Highway deaths are at their lowest in the USA for the first time in sixty years. The Transportation department estimated Friday that 32,788 people died on US roads in 2010.The drop is a 3 percent decrease over 2009. The new safety and regulations in place have resulted in the fewest deaths since 1949 when there were more than 30,000 deaths on the highways.
States like Washington State, Oregon, Idaho, Montana, and Alaska in the Pacific Northwest dropped 12 percent. The Western states like Arizona and Hawaii also had large declines in deaths.
Transportation Secretary Ray LaHood said “Too many of our friends and neighbors are killed in preventable roadway tragedies every day,” We will continue doing everything possible to make cars safer, increase seat belt use, put a stop to drunk driving and distracted driving and encourage drivers to put safety first.”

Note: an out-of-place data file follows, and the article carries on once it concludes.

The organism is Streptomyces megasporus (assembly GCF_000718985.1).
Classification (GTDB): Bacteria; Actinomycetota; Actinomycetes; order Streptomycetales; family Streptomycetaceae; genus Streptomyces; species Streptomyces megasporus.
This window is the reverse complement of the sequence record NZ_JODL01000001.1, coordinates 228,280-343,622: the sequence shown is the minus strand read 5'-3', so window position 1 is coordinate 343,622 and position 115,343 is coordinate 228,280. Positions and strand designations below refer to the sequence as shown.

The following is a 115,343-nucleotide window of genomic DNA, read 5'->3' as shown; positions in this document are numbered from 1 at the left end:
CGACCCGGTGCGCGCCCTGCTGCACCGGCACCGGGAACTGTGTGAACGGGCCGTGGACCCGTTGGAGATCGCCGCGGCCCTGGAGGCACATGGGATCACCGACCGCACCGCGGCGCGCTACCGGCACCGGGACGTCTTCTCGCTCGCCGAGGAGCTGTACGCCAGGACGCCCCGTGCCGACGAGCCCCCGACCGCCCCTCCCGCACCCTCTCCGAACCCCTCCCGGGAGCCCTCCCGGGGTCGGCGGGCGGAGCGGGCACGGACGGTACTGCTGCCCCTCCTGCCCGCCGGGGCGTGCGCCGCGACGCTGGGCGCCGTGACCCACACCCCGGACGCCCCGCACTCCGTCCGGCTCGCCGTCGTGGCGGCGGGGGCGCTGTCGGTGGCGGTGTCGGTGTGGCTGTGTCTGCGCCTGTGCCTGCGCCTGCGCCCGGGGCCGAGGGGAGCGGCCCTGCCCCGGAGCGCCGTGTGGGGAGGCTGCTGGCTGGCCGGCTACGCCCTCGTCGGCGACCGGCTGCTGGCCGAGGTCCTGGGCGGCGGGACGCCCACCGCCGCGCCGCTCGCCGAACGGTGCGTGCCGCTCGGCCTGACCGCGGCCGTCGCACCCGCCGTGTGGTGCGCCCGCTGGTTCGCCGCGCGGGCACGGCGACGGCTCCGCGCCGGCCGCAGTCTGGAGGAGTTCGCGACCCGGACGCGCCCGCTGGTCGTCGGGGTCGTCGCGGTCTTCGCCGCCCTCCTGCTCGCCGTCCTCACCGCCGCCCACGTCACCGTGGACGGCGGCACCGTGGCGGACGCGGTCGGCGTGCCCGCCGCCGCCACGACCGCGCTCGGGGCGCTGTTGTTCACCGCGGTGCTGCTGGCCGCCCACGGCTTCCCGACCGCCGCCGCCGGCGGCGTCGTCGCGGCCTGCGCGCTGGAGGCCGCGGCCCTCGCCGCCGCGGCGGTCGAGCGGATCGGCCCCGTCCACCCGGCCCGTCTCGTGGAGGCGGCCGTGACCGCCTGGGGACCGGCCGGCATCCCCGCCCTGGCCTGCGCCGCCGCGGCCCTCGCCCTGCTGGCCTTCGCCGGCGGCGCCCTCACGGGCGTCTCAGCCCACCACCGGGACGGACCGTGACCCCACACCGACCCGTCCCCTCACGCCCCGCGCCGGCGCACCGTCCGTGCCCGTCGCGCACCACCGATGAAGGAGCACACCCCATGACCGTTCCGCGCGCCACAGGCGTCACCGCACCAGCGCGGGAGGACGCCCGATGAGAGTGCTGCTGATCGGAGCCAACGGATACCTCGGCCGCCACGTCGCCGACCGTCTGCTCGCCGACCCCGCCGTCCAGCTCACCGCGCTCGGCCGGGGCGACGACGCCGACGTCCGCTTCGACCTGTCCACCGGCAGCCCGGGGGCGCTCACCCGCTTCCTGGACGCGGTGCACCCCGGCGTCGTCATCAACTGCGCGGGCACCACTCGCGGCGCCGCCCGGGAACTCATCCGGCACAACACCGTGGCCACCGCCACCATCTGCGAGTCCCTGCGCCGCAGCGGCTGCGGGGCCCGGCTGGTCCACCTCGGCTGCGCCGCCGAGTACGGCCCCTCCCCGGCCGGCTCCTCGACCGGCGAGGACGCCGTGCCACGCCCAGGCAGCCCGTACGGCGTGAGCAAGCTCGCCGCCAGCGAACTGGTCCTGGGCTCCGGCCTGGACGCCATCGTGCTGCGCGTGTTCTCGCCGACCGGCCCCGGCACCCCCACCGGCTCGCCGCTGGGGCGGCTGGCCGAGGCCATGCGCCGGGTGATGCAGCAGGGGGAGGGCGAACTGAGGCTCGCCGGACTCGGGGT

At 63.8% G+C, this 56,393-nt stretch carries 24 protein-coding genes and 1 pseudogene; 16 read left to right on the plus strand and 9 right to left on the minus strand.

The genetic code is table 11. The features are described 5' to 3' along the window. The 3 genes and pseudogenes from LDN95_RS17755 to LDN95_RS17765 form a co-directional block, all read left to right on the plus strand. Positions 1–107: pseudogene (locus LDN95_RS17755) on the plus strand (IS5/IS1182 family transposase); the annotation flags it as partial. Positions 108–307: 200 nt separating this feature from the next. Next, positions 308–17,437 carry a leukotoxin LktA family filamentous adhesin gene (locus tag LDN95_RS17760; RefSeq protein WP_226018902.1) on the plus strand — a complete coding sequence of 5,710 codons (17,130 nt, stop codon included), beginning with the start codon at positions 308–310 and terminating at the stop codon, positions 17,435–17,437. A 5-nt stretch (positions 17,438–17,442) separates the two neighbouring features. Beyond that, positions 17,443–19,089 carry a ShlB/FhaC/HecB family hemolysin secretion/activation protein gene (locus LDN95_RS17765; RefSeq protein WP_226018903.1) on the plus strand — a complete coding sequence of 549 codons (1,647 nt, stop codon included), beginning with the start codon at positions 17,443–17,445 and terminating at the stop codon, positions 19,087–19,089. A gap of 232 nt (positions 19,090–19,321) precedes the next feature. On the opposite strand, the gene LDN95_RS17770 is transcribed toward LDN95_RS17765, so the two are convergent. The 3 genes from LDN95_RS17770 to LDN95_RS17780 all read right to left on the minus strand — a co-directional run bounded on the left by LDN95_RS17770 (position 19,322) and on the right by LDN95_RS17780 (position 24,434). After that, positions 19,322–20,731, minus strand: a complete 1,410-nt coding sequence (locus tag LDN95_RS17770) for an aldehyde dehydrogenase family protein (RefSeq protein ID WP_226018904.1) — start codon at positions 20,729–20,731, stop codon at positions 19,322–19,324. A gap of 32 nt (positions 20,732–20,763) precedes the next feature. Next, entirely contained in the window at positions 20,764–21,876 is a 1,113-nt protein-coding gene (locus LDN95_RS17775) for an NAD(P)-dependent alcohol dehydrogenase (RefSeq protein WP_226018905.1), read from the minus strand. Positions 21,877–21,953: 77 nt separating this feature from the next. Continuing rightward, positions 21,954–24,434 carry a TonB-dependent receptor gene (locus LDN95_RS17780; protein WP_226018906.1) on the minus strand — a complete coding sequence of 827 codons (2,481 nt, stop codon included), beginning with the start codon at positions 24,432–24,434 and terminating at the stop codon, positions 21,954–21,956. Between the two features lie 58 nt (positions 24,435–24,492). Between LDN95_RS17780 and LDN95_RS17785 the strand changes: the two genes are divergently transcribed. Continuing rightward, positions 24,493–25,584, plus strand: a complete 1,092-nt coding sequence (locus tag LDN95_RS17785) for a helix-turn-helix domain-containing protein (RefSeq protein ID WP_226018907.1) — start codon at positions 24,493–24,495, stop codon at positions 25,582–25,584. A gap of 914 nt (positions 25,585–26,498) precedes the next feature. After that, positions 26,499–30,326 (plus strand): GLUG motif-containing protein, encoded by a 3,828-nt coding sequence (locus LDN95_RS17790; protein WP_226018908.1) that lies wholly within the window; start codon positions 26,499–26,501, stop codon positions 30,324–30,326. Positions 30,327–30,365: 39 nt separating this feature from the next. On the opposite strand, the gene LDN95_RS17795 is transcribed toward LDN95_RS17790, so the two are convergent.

The drop in the number of deaths has been contributed to people wearing their seat belts, better technology, and safety equipment in cars and the continued efforts to control drunk driving. Some states are even giving their officers the right to stop people who they see not wearing a seat belt even if they see no other violations going on at the time.
It has also been stated that deaths on the highways decrease in years of economic hardship because people tend to stay home more in order to save on gas.
These are just projected numbers. Specific details and exact numbers are expected to be released for each state by the Transportation department later this year.